Know-Nothing movement, in U.S. history. The increasing rate of immigration in the 1840s encouraged nativism. In Eastern cities where Roman Catholic immigrants especially had concentrated and were welcomed by the Democrats, local nativistic societies were formed to combat "foreign" influences and to uphold the "American" view. The American Republican party, formed (1843) in New York, spread into neighboring states as the Native American party, which became a national party at its Philadelphia convention in 1845. The movement was temporarily eclipsed by the Mexican War and the debates over slavery. When the slavery issue was temporarily quieted by the Compromise of 1850 nativism again came to the fore. Many secret orders grew up, of which the Order of United Americans and the Order of the Star-spangled Banner came to be the most important. These organizations baffled political managers of the older parties, since efforts to learn something of the leaders or designs of the movement were futile; all their inquiries of supposed members were met with a statement to the effect that they knew nothing. Hence members were called Know-Nothings, although there was never a political organization bearing the name. Efforts were concentrated on electing only native-born Americans to office and on agitating for a 25-year residence qualification for citizenship. Growing rapidly, the Know-Nothings allied themselves with the group of Whigs who followed Millard Fillmore and almost captured New York state in the 1854 election, while they did sweep the polls in Massachusetts and Delaware and had local successes in other states. The disintegration of the Whig party aided them in their strides toward national influence. In 1854 they looked toward extension into the South, and in the following year they openly assumed the name American party and cast aside much of their characteristic secrecy. In June, 1855, a crisis developed; at a meeting of the national council in Philadelphia, Southerners seized control and adopted a resolution calling for the maintenance of slavery. The slavery issue, after the passage of the Kansas-Nebraska Act, again came to the front, and this time the slavery issue split apart the Know-Nothing movement as it had the Whigs. The antislavery men went into the newly organized Republican party. Millard Fillmore, the American party candidate for President in 1856, polled a small vote and won only the state of Maryland. The national strength of the Know-Nothing movement thus was broken.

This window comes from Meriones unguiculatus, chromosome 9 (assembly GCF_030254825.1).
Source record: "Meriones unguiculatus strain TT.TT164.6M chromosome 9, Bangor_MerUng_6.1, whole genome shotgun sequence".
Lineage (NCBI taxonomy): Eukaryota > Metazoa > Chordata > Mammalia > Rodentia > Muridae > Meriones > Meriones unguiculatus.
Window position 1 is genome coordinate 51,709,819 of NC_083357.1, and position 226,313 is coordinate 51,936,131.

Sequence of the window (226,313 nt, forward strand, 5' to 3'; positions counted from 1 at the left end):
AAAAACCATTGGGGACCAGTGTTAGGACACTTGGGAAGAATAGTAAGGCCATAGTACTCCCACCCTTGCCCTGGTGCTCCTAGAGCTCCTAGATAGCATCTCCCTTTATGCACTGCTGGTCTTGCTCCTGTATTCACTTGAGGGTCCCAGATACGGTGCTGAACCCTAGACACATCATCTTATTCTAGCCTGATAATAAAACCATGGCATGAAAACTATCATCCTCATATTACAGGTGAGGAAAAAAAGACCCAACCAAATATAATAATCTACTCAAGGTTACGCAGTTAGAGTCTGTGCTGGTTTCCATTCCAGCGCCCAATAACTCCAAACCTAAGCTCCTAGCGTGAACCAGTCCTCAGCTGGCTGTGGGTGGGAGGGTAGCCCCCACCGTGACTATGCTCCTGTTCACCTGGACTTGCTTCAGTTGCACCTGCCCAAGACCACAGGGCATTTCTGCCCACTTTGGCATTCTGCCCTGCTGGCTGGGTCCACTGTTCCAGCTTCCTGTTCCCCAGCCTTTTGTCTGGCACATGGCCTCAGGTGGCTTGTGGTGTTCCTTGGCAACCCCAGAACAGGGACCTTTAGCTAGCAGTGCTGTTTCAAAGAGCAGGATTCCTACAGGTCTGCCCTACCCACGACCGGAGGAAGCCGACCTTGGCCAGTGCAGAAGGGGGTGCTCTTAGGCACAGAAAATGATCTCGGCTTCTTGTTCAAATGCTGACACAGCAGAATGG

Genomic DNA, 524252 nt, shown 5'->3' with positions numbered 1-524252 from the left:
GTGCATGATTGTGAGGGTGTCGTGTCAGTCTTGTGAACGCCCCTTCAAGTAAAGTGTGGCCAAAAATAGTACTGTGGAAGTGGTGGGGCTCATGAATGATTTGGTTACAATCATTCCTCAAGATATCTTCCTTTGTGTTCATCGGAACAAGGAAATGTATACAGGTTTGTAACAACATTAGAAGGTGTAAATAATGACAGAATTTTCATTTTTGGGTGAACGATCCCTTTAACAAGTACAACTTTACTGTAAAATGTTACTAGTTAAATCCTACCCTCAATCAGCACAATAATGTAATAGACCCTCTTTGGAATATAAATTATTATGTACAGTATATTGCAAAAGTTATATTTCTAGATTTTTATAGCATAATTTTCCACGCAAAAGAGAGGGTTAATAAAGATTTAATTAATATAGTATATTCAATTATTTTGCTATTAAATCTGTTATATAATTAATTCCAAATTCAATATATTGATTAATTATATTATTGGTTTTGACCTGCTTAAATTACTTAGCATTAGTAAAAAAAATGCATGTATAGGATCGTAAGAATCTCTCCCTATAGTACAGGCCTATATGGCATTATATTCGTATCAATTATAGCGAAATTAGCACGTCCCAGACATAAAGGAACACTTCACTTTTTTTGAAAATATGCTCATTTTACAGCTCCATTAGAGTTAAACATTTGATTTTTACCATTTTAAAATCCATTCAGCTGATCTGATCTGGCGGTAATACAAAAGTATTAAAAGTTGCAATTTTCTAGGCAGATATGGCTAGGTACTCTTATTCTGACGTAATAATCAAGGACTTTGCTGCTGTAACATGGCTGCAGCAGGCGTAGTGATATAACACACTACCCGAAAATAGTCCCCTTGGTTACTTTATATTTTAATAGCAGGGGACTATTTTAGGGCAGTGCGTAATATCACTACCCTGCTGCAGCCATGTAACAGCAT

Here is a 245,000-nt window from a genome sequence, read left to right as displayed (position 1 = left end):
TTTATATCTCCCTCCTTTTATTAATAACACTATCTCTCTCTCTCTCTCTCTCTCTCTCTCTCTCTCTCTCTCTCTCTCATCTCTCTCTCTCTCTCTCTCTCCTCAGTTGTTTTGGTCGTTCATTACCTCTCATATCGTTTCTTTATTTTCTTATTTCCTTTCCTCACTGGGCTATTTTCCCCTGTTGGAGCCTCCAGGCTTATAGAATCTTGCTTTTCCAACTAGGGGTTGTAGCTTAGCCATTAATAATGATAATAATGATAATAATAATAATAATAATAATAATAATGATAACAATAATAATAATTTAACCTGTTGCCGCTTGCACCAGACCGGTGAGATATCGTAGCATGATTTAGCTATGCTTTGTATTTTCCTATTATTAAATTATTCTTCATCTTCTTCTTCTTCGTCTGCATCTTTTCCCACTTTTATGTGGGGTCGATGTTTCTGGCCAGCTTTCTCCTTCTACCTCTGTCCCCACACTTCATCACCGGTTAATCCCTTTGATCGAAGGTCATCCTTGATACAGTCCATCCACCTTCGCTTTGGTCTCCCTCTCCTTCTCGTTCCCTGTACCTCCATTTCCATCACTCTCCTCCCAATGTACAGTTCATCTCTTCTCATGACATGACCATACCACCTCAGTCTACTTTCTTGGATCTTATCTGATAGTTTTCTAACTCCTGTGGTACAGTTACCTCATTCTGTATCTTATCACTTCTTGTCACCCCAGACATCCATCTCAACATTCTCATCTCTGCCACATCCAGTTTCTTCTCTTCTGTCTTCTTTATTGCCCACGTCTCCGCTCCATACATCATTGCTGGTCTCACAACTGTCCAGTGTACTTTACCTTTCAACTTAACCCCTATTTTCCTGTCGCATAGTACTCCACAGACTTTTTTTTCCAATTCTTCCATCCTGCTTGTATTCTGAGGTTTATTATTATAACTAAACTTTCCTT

See R. A. Billington, The Protestant Crusade, 1800–1860 (1938, repr. 1964); W. D. Overdyke, The Know-Nothing Party in the South (1950, repr. 1968); C. Beals, Brass-Knuckle Crusade (1960).
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